Hereby, we see how the spiritual picture had been established in Jewish culture. Jesus was seen after His resurrection for forty days, and Pentecost was on the fiftieth day (I believe).

 2008/3/20 11:28

 Re: If you celebrate Good Friday... You're too late!

Going back to His death: if it is reckoned to have been a Wednesday, then He was laid in His tomb on Thursday*; Friday was the first day (after His burial), in the tomb; Saturday was the second day in the tomb; the third day when He arose, was Sunday.

If you think about this based on John's account, it is clear some hours must have passed between Him being on the cross, and finally laid* in His tomb. (It is a wonderful picture - Him being laid to rest in Joseph's tomb - as it were, taking the place of a natural man in his own death.)

John 19
35 And he that saw [i]it[/i] bare record, and his record is true: and he knoweth that he saith true, that ye might believe.

36 For these things were done, that the scripture should be fulfilled, 'A bone of him shall not be broken'.
37 And again another scripture saith, 'They shall look on him whom they pierced'.

38 And [u]after this[/u] Joseph of Arimathaea, being a disciple of Jesus, but secretly for fear of the Jews, [u]besought Pilate that he might take away the body of Jesus[/u]: and Pilate gave [i]him[/i] leave. He came therefore, and took the body of Jesus.

[I wonder how long it took him to get from Golgotha to Pilate's palace, wait to be given a hearing, and back again?]

39 And there came also Nicodemus, which at the first came to Jesus by night, and brought a mixture of myrrh and aloes, about an hundred pound [i]weight[/i].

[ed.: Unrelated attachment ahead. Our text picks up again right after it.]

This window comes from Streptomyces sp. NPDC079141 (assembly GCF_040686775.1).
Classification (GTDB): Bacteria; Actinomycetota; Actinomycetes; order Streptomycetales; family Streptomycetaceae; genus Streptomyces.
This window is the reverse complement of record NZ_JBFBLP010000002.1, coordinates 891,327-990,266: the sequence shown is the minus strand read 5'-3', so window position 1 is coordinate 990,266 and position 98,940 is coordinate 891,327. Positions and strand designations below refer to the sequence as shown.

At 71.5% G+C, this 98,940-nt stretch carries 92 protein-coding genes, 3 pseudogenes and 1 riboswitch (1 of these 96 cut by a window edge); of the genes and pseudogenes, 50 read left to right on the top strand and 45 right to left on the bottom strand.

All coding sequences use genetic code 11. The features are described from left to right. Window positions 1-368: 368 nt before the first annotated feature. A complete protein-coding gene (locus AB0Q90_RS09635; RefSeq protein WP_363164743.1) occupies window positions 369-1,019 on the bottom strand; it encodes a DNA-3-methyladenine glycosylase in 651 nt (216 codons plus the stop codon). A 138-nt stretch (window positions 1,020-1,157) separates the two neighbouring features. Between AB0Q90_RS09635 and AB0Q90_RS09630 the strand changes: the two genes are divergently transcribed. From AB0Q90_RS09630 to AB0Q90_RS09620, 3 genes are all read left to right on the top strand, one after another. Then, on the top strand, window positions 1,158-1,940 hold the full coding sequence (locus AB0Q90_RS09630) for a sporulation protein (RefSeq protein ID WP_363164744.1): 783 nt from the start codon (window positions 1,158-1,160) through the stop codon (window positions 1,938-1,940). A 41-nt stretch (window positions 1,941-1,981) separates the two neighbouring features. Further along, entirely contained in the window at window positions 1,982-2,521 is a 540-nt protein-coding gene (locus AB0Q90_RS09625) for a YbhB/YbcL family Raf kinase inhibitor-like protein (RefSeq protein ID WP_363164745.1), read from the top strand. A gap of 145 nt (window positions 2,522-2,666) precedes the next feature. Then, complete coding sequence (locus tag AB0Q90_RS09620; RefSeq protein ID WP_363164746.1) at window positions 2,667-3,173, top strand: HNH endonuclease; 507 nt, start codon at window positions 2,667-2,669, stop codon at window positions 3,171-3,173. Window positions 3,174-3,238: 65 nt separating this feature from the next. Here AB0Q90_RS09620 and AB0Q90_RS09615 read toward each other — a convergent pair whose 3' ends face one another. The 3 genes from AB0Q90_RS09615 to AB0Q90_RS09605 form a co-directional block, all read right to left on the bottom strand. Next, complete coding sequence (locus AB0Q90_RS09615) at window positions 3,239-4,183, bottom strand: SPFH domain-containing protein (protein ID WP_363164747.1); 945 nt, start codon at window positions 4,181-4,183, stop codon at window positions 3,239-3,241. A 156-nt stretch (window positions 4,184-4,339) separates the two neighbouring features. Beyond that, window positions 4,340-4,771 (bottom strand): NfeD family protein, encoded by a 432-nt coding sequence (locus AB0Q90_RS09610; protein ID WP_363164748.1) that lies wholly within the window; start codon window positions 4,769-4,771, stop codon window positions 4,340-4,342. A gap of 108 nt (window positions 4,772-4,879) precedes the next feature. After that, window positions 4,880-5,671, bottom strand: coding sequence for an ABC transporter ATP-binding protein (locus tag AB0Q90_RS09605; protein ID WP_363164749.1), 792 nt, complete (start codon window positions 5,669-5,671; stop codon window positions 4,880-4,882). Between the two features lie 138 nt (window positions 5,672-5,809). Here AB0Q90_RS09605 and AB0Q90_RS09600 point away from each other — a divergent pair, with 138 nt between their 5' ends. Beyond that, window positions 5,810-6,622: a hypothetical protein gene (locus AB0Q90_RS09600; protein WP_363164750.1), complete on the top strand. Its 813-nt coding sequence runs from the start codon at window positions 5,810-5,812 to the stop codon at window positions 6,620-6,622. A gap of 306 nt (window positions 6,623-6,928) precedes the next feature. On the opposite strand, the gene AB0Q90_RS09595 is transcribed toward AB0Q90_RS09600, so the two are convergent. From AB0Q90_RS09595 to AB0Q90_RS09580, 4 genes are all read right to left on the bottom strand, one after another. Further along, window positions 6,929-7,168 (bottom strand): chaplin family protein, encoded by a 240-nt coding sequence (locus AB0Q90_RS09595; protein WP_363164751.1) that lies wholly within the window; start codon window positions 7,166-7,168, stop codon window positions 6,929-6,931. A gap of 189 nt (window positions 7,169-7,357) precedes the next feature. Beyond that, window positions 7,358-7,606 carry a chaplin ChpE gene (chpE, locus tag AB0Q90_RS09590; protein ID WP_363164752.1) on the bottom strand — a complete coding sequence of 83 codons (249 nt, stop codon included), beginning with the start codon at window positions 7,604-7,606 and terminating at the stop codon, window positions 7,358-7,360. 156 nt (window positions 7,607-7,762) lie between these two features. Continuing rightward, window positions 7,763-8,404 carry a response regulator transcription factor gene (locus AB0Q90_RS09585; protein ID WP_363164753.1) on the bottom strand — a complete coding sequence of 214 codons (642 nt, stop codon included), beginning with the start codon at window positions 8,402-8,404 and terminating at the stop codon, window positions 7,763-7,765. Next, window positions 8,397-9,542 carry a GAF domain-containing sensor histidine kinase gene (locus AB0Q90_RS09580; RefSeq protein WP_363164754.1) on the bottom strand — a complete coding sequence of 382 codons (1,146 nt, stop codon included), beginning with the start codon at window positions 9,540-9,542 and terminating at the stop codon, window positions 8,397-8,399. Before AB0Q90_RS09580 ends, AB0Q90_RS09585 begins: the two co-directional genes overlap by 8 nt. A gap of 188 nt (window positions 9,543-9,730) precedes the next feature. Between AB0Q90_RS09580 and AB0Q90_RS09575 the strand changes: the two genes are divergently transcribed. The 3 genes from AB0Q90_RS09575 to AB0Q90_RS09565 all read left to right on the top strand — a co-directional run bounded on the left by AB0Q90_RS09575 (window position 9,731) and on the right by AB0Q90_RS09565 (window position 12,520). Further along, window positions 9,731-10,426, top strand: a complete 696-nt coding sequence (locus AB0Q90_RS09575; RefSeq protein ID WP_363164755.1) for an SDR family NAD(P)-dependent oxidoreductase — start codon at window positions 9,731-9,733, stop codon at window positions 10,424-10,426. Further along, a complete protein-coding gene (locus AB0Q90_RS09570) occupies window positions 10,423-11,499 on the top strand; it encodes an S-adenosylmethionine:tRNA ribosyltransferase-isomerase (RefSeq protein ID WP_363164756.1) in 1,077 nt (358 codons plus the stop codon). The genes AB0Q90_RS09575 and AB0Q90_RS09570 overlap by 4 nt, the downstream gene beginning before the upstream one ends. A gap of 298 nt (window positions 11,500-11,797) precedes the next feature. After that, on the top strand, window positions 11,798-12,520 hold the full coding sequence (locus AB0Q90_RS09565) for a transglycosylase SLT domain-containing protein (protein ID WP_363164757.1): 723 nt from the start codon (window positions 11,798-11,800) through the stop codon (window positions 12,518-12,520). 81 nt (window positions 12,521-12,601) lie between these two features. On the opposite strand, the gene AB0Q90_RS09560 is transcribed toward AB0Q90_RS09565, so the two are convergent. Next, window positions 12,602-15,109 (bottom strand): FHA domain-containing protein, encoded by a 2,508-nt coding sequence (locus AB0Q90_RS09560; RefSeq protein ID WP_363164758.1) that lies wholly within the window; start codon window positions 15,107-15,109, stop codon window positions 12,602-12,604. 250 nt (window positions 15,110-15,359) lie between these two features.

40 Then took they the body of Jesus, and wound it in linen clothes with the spices, as the manner of the Jews is to bury.

41 Now in the place where he was crucified there was a garden; and in the garden a new sepulchre, wherein was never man yet laid.
42 There laid they Jesus therefore because of the Jews' preparation [i]day[/i]; [u]for the sepulchre was nigh at hand[/u].

I believe it must have been Thursday, by now; ie after 6pm on Wednesday.

Another thought is: this service by Joseph and Nicodemus, to prepare Jesus' body for burial, would have made them both ceremonially unclean, and subject to certain ritual cleansing, before being able to join the feasting (although this is not mentioned). Interesting comparason with Jesus first miracle, when He changed water for washing [i]people[/i] (outwardly), into wine, the symbol of His blood, shed for our inward cleansing.

 2008/3/20 11:29

 Re: If you celebrate Good Friday... You're too late!

Beloved brothers and sisters, I've just noticed something I cannot remember ever having heard preached upon. Look at this, please:

Genesis 8
20 And Noah builded an altar unto the LORD;
and took of every clean beast, and of every clean fowl,
and offered burnt offerings on the altar.
21 And the LORD smelled a sweet savour;
and the LORD said in his heart,
[b]I will not again curse the ground any more for man's sake;[/b]
for the imagination of man's heart [i]is[/i] evil from his youth;
[b]neither will I again smite any more every thing living[/b], as I have done.
22 [u]While the earth remaineth[/u], seedtime and harvest, and cold and heat, and summer and winter, and day and night shall not cease.

Okay.... so what I hadn't noticed, is that the flood did away with the curse on the earth which God had said to Adam.

The flood did not do away with the death which passed upon all men through Adam, but it [i]did[/i] do away with the curse on the earth.

This makes more sense of John's baptism unto repentance than I have ever seen before, as a standalone spiritual transaction between God and man.

(We know the disciples baptised in the name of Jesus, also for repentance, but the separation between repentance as man's recognition of his sinfulness, and the remaining need for a sacrifice for sin, is clearly made by this word from God to Noah. The fact that God wiped out every living thing which was not in the Ark (foreshadowing Jesus Christ Himself), underlines the picture in baptism [i]after[/i] Jesus death and resurrection for the signifying of our identification with His death in its spiritual significance, although we retain our natural life, and still have to overcome it in the power of the Spirit.)

 2008/3/20 11:29